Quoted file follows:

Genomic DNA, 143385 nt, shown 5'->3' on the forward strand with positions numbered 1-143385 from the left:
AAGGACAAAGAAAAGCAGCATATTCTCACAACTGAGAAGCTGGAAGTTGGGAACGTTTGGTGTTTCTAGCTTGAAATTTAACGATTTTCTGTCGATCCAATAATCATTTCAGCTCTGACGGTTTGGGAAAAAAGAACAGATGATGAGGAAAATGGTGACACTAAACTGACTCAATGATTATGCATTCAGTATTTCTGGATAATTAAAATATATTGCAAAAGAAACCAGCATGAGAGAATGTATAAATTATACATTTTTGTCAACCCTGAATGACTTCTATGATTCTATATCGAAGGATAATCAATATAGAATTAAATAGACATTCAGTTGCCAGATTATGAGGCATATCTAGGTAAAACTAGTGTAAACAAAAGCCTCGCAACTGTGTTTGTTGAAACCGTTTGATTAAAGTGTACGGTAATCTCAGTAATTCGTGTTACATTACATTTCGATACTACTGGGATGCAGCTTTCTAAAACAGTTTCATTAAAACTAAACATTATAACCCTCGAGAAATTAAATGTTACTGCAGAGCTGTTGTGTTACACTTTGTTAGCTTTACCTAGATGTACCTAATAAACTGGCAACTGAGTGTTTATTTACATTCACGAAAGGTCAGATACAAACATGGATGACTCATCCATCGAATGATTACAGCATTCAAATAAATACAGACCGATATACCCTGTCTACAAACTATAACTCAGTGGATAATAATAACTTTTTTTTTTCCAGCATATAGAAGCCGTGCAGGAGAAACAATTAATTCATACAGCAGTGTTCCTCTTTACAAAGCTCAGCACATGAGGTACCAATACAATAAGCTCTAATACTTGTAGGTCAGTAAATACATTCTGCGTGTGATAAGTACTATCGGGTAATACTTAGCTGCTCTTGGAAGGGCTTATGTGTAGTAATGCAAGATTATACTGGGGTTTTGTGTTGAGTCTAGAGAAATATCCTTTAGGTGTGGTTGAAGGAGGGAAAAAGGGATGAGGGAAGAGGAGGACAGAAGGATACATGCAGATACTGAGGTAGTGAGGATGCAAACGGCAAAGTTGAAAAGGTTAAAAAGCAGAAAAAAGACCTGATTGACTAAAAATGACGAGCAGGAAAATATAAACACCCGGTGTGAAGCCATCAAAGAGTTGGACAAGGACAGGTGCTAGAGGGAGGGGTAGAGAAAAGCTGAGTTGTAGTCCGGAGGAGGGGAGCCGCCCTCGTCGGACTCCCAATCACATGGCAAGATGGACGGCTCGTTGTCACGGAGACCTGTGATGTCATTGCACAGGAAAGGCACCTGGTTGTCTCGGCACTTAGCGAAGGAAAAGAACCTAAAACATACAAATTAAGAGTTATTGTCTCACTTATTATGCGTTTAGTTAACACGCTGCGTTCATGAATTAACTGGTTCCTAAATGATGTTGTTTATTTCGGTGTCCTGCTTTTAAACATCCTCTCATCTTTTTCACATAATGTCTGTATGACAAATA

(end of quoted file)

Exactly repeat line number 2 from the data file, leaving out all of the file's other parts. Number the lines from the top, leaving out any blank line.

AAGGACAAAGAAAAGCAGCATATTCTCACAACTGAGAAGCTGGAAGTTGGGAACGTTTGGTGTTTCTAGCTTGAAATTTAACGATTTTCTGTCGATCCAATAATCATTTCAGCTCTGACGGTTTGGGAAAAAAGAACAGATGATGAGGAAAATGGTGACACTAAACTGACTCAATGATTATGCATTCAGTATTTCTGGATAATTAAAATATATTGCAAAAGAAACCAGCATGAGAGAATGTATAAATTATACATTTTTGTCAACCCTGAATGACTTCTATGATTCTATATCGAAGGATAATCAATATAGAATTAAATAGACATTCAGTTGCCAGATTATGAGGCATATCTAGGTAAAACTAGTGTAAACAAAAGCCTCGCAACTGTGTTTGTTGAAACCGTTTGATTAAAGTGTACGGTAATCTCAGTAATTCGTGTTACATTACATTTCGATACTACTGGGATGCAGCTTTCTAAAACAGTTTCATTAAAACTAAACATTATAACCCTCGAGAAATTAAATGTTACTGCAGAGCTGTTGTGTTACACTTTGTTAGCTTTACCTAGATGTACCTAATAAACTGGCAACTGAGTGTTTATTTACATTCACGAAAGGTCAGATACAAACATGGATGACTCATCCATCGAATGATTACAGCATTCAAATAAATACAGACCGATATACCCTGTCTACAAACTATAACTCAGTGGATAATAATAACTTTTTTTTTTCCAGCATATAGAAGCCGTGCAGGAGAAACAATTAATTCATACAGCAGTGTTCCTCTTTACAAAGCTCAGCACATGAGGTACCAATACAATAAGCTCTAATACTTGTAGGTCAGTAAATACATTCTGCGTGTGATAAGTACTATCGGGTAATACTTAGCTGCTCTTGGAAGGGCTTATGTGTAGTAATGCAAGATTATACTGGGGTTTTGTGTTGAGTCTAGAGAAATATCCTTTAGGTGTGGTTGAAGGAGGGAAAAAGGGATGAGGGAAGAGGAGGACAGAAGGATACATGCAGATACTGAGGTAGTGAGGATGCAAACGGCAAAGTTGAAAAGGTTAAAAAGCAGAAAAAAGACCTGATTGACTAAAAATGACGAGCAGGAAAATATAAACACCCGGTGTGAAGCCATCAAAGAGTTGGACAAGGACAGGTGCTAGAGGGAGGGGTAGAGAAAAGCTGAGTTGTAGTCCGGAGGAGGGGAGCCGCCCTCGTCGGACTCCCAATCACATGGCAAGATGGACGGCTCGTTGTCACGGAGACCTGTGATGTCATTGCACAGGAAAGGCACCTGGTTGTCTCGGCACTTAGCGAAGGAAAAGAACCTAAAACATACAAATTAAGAGTTATTGTCTCACTTATTATGCGTTTAGTTAACACGCTGCGTTCATGAATTAACTGGTTCCTAAATGATGTTGTTTATTTCGGTGTCCTGCTTTTAAACATCCTCTCATCTTTTTCACATAATGTCTGTATGACAAATA